Does Superhuman Strength Really Exist?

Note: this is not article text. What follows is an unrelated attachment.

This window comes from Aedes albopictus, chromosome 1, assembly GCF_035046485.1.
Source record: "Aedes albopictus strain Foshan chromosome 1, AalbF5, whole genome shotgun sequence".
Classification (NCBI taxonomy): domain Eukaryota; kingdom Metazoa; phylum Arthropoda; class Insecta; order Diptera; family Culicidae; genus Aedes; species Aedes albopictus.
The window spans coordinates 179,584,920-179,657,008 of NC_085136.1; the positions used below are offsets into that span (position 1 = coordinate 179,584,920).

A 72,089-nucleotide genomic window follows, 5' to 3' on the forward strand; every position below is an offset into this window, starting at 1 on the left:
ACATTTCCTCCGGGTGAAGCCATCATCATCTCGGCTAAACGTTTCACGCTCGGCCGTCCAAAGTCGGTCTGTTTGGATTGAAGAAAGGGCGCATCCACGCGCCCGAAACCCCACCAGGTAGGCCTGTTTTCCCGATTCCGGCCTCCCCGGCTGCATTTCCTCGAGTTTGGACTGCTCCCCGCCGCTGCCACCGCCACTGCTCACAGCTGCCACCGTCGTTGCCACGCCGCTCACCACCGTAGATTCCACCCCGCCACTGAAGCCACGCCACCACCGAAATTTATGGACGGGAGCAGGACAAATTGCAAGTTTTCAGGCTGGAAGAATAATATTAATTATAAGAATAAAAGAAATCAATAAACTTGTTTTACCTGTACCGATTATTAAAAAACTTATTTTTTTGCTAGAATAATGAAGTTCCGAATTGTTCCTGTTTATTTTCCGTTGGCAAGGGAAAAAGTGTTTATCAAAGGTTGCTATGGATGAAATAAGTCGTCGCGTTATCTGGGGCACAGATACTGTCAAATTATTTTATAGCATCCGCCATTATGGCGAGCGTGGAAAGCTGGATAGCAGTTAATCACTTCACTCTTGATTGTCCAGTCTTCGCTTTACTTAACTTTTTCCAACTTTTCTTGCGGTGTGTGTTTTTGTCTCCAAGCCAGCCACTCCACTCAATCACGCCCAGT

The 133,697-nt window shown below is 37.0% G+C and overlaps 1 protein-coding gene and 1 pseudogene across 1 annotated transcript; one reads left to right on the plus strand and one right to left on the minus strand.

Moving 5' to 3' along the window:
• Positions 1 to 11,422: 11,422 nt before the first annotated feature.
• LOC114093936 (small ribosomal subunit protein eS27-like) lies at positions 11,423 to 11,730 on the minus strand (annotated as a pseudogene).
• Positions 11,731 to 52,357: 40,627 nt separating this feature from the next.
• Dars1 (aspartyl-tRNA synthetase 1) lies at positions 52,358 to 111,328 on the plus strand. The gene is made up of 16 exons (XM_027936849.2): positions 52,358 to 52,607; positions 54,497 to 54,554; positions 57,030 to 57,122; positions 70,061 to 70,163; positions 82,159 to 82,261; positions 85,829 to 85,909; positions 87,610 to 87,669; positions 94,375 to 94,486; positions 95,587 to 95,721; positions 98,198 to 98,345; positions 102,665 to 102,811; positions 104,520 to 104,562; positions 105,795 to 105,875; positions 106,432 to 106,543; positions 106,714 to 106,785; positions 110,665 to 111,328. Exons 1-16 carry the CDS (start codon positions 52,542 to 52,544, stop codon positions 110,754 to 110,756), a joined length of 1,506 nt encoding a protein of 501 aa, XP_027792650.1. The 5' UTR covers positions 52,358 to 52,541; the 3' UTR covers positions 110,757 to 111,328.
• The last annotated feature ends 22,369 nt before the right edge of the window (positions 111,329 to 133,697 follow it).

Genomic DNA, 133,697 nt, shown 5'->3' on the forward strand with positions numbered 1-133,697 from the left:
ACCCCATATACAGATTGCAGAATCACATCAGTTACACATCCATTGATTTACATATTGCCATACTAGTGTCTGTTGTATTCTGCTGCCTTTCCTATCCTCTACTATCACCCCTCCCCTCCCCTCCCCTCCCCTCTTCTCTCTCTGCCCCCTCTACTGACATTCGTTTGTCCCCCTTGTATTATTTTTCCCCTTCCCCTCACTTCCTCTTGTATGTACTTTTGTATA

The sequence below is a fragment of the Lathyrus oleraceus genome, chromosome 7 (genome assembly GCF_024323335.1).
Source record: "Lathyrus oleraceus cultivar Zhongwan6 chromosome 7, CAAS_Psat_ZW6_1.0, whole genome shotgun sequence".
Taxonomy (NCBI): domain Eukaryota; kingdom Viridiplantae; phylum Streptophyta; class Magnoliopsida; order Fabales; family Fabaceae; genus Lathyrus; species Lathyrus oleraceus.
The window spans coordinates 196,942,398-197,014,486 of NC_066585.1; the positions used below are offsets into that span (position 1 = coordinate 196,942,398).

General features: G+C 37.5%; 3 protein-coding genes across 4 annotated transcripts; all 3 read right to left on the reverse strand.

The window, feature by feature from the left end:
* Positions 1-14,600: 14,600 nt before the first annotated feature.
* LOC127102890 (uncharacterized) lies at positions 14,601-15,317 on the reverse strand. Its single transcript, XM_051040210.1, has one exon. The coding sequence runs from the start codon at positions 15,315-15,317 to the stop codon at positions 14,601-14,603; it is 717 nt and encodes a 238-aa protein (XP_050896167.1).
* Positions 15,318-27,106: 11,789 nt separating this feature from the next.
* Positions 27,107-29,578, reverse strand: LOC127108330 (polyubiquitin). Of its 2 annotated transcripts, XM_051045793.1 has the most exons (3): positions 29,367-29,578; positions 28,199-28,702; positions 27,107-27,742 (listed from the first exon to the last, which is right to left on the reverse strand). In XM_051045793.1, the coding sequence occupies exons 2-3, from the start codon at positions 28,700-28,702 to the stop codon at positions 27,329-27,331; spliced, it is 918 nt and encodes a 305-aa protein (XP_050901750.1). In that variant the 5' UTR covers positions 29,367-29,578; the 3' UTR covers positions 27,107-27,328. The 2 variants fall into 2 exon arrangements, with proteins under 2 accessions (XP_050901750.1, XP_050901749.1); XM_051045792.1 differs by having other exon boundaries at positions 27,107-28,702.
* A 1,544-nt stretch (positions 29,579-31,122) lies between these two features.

You hear about cases of superhuman strength now and then — such as a mother lifting a car to rescue her pinned child — performing a feat of strength not normally available to humans. So, is there such a thing as superhuman strength? Actually, it’s all about adrenaline. On a day-to-day basis, we only use a small percentage of our muscles’ capability. Adrenaline and noradrendaline, hormones that create a state of fight-or-flight readiness in stressed humans, have the capability of raising the heart rate, dilating the pupils, increasing respiration, slowing digestion, and allowing muscles to contract more than they normally would. A good example is when a body is shocked with electricity. We’ve heard about people being thrown across the room by the shock, or their hands clamping down on live wires so hard that they can’t be loosened. It’s not the current that causes that, but rather the muscles contracting all at once from the current. Call it superhuman, but it's just a normal body reacting by using its full — but not often used — capability.